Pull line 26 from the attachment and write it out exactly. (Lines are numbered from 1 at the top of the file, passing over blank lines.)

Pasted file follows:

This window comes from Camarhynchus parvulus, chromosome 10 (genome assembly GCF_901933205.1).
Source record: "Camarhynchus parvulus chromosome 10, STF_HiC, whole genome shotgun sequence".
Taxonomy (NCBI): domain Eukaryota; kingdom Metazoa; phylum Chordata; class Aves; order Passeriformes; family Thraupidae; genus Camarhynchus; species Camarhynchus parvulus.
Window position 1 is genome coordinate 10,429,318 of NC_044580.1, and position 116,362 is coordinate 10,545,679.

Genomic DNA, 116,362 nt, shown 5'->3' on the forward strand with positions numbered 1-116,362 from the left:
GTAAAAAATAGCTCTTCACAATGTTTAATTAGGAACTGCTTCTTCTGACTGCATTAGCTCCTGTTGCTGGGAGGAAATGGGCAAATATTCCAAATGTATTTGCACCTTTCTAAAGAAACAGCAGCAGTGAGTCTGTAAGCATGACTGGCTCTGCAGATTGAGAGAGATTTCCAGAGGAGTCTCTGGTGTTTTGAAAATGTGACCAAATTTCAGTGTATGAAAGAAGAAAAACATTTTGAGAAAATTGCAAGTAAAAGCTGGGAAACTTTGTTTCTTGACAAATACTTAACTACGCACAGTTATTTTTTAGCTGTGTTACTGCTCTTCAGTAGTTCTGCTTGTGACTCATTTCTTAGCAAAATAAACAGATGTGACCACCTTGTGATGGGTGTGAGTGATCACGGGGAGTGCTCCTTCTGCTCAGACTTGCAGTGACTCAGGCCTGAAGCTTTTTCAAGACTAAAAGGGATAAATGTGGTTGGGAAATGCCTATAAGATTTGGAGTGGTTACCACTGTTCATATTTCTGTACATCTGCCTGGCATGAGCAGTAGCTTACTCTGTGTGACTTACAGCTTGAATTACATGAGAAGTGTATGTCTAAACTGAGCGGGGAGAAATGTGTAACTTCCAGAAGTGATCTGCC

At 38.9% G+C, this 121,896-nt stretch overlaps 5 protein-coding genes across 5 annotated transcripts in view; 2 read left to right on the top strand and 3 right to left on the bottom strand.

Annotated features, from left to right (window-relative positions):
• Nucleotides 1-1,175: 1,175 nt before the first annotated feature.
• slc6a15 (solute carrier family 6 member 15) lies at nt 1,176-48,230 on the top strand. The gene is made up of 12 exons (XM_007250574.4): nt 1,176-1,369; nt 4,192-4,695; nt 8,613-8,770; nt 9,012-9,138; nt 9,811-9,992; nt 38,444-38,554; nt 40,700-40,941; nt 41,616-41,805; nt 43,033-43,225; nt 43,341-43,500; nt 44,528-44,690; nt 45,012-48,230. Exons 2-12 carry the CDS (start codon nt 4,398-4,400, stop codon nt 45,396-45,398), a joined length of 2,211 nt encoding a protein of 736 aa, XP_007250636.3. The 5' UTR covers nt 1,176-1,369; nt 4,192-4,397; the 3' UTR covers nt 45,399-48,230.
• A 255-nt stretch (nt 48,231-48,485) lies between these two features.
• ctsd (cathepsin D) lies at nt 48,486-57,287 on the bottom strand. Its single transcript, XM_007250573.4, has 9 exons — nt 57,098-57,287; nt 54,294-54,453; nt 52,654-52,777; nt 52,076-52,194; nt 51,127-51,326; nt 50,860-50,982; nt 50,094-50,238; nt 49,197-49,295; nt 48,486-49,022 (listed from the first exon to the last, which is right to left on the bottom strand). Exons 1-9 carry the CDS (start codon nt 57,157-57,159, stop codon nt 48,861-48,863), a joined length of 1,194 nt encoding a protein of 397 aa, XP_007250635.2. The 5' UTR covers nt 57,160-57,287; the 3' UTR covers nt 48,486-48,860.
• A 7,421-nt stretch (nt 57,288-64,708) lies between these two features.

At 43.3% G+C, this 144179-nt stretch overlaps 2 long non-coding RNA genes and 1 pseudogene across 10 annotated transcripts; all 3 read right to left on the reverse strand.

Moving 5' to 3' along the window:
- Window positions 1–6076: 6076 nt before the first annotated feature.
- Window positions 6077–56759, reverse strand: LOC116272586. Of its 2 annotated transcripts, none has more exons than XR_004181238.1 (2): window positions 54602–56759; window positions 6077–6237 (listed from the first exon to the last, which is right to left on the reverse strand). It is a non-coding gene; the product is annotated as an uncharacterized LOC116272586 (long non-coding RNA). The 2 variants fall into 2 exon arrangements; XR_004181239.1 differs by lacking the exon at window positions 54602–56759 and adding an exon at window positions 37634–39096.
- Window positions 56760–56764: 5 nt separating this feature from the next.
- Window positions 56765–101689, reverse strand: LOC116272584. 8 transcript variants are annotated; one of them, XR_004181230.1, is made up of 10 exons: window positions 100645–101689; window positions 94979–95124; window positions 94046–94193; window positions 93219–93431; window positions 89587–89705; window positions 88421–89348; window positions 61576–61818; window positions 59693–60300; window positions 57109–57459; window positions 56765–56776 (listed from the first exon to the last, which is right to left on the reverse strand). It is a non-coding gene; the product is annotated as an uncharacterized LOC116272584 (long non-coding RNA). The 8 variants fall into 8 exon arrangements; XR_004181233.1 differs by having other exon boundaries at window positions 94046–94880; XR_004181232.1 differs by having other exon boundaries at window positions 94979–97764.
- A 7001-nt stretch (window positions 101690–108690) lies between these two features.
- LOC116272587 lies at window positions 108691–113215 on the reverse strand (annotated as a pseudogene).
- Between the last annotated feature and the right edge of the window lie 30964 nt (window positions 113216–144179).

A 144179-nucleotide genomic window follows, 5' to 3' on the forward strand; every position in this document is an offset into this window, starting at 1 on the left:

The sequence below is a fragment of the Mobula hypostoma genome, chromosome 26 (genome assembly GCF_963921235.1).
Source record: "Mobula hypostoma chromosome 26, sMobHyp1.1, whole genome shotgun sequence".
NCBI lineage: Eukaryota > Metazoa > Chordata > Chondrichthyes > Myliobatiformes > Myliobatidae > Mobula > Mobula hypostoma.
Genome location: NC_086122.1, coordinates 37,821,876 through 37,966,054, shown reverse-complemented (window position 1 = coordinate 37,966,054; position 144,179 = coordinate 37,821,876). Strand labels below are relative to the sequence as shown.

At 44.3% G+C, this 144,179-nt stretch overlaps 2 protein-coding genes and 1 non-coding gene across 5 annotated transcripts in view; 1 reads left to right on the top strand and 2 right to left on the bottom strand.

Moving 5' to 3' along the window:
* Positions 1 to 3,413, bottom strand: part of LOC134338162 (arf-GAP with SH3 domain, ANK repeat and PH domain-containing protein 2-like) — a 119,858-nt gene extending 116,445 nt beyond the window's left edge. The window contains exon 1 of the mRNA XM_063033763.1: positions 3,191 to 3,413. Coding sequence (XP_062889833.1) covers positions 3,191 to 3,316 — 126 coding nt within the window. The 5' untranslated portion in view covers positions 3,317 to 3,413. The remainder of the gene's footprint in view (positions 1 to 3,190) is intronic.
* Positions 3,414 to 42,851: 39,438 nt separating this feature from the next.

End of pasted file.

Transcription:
NCBI lineage: Eukaryota > Metazoa > Chordata > Chondrichthyes > Myliobatiformes > Myliobatidae > Mobula > Mobula hypostoma.